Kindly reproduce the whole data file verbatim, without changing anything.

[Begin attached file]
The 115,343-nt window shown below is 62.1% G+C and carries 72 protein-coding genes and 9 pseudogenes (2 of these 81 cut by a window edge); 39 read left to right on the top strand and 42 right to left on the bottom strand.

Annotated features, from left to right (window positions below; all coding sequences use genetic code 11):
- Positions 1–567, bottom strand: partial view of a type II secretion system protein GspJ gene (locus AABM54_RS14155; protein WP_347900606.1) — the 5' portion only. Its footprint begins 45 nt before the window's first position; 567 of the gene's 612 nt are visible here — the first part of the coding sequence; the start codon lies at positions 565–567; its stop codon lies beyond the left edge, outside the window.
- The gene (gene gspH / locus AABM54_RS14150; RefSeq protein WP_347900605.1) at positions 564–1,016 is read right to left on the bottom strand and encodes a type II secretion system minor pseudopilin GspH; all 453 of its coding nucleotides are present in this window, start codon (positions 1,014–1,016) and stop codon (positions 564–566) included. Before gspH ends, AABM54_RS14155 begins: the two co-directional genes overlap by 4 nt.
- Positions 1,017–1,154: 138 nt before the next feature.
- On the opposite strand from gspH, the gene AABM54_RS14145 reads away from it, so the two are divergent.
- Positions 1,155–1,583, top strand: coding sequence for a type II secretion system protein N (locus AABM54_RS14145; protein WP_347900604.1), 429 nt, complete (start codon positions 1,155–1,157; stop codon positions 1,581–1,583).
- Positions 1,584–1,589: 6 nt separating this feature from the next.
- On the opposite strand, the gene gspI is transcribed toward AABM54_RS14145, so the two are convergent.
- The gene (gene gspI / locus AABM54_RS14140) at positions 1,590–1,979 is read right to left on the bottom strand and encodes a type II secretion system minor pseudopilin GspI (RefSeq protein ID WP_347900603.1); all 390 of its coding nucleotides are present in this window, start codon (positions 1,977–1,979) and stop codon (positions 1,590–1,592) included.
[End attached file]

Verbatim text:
The 115,343-nt window shown below is 62.1% G+C and carries 72 protein-coding genes and 9 pseudogenes (2 of these 81 cut by a window edge); 39 read left to right on the top strand and 42 right to left on the bottom strand.

Annotated features, from left to right (window positions below; all coding sequences use genetic code 11):
- Positions 1–567, bottom strand: partial view of a type II secretion system protein GspJ gene (locus AABM54_RS14155; protein WP_347900606.1) — the 5' portion only. Its footprint begins 45 nt before the window's first position; 567 of the gene's 612 nt are visible here — the first part of the coding sequence; the start codon lies at positions 565–567; its stop codon lies beyond the left edge, outside the window.
- The gene (gene gspH / locus AABM54_RS14150; RefSeq protein WP_347900605.1) at positions 564–1,016 is read right to left on the bottom strand and encodes a type II secretion system minor pseudopilin GspH; all 453 of its coding nucleotides are present in this window, start codon (positions 1,014–1,016) and stop codon (positions 564–566) included. Before gspH ends, AABM54_RS14155 begins: the two co-directional genes overlap by 4 nt.
- Positions 1,017–1,154: 138 nt before the next feature.
- On the opposite strand from gspH, the gene AABM54_RS14145 reads away from it, so the two are divergent.
- Positions 1,155–1,583, top strand: coding sequence for a type II secretion system protein N (locus AABM54_RS14145; protein WP_347900604.1), 429 nt, complete (start codon positions 1,155–1,157; stop codon positions 1,581–1,583).
- Positions 1,584–1,589: 6 nt separating this feature from the next.
- On the opposite strand, the gene gspI is transcribed toward AABM54_RS14145, so the two are convergent.
- The gene (gene gspI / locus AABM54_RS14140) at positions 1,590–1,979 is read right to left on the bottom strand and encodes a type II secretion system minor pseudopilin GspI (RefSeq protein ID WP_347900603.1); all 390 of its coding nucleotides are present in this window, start codon (positions 1,977–1,979) and stop codon (positions 1,590–1,592) included.